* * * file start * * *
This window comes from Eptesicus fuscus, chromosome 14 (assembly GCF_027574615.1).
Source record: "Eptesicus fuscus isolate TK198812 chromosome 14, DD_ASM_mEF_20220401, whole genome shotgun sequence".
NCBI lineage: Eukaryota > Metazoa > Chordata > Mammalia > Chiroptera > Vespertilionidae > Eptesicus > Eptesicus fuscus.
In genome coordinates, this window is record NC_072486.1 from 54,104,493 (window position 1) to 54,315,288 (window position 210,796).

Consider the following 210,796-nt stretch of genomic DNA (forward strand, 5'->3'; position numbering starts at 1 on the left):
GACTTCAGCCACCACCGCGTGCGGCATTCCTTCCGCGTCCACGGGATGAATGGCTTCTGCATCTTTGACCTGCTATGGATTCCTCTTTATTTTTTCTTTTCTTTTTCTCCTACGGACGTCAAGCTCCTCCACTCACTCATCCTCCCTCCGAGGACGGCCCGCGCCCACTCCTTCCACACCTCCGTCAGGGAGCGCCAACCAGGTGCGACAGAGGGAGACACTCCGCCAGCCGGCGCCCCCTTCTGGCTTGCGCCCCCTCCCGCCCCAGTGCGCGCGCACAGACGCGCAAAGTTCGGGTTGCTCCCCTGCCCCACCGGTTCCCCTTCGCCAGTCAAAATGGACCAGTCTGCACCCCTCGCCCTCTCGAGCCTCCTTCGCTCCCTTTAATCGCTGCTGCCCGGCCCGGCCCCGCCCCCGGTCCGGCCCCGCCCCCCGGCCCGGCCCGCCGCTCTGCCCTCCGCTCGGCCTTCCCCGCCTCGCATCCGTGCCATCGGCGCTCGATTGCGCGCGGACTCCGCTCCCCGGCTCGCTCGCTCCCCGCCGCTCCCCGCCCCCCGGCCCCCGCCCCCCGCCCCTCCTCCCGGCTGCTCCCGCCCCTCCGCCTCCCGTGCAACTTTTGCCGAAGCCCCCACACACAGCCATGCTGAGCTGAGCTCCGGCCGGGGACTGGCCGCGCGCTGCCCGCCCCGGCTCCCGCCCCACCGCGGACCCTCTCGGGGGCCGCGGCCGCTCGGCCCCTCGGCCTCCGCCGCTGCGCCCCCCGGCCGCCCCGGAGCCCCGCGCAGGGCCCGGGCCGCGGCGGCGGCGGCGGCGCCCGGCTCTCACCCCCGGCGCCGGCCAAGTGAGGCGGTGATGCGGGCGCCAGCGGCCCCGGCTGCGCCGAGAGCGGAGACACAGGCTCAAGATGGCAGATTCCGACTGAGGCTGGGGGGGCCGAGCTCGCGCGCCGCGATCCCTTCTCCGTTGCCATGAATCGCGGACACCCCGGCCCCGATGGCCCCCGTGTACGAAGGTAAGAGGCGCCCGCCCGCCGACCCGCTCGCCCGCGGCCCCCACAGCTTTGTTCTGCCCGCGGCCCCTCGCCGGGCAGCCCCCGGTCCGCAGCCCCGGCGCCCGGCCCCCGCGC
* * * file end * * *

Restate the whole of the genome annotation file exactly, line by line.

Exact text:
This window comes from Eptesicus fuscus, chromosome 14 (assembly GCF_027574615.1).
Source record: "Eptesicus fuscus isolate TK198812 chromosome 14, DD_ASM_mEF_20220401, whole genome shotgun sequence".
NCBI lineage: Eukaryota > Metazoa > Chordata > Mammalia > Chiroptera > Vespertilionidae > Eptesicus > Eptesicus fuscus.
In genome coordinates, this window is record NC_072486.1 from 54,104,493 (window position 1) to 54,315,288 (window position 210,796).

Consider the following 210,796-nt stretch of genomic DNA (forward strand, 5'->3'; position numbering starts at 1 on the left):
GACTTCAGCCACCACCGCGTGCGGCATTCCTTCCGCGTCCACGGGATGAATGGCTTCTGCATCTTTGACCTGCTATGGATTCCTCTTTATTTTTTCTTTTCTTTTTCTCCTACGGACGTCAAGCTCCTCCACTCACTCATCCTCCCTCCGAGGACGGCCCGCGCCCACTCCTTCCACACCTCCGTCAGGGAGCGCCAACCAGGTGCGACAGAGGGAGACACTCCGCCAGCCGGCGCCCCCTTCTGGCTTGCGCCCCCTCCCGCCCCAGTGCGCGCGCACAGACGCGCAAAGTTCGGGTTGCTCCCCTGCCCCACCGGTTCCCCTTCGCCAGTCAAAATGGACCAGTCTGCACCCCTCGCCCTCTCGAGCCTCCTTCGCTCCCTTTAATCGCTGCTGCCCGGCCCGGCCCCGCCCCCGGTCCGGCCCCGCCCCCCGGCCCGGCCCGCCGCTCTGCCCTCCGCTCGGCCTTCCCCGCCTCGCATCCGTGCCATCGGCGCTCGATTGCGCGCGGACTCCGCTCCCCGGCTCGCTCGCTCCCCGCCGCTCCCCGCCCCCCGGCCCCCGCCCCCCGCCCCTCCTCCCGGCTGCTCCCGCCCCTCCGCCTCCCGTGCAACTTTTGCCGAAGCCCCCACACACAGCCATGCTGAGCTGAGCTCCGGCCGGGGACTGGCCGCGCGCTGCCCGCCCCGGCTCCCGCCCCACCGCGGACCCTCTCGGGGGCCGCGGCCGCTCGGCCCCTCGGCCTCCGCCGCTGCGCCCCCCGGCCGCCCCGGAGCCCCGCGCAGGGCCCGGGCCGCGGCGGCGGCGGCGGCGCCCGGCTCTCACCCCCGGCGCCGGCCAAGTGAGGCGGTGATGCGGGCGCCAGCGGCCCCGGCTGCGCCGAGAGCGGAGACACAGGCTCAAGATGGCAGATTCCGACTGAGGCTGGGGGGGCCGAGCTCGCGCGCCGCGATCCCTTCTCCGTTGCCATGAATCGCGGACACCCCGGCCCCGATGGCCCCCGTGTACGAAGGTAAGAGGCGCCCGCCCGCCGACCCGCTCGCCCGCGGCCCCCACAGCTTTGTTCTGCCCGCGGCCCCTCGCCGGGCAGCCCCCGGTCCGCAGCCCCGGCGCCCGGCCCCCGCGC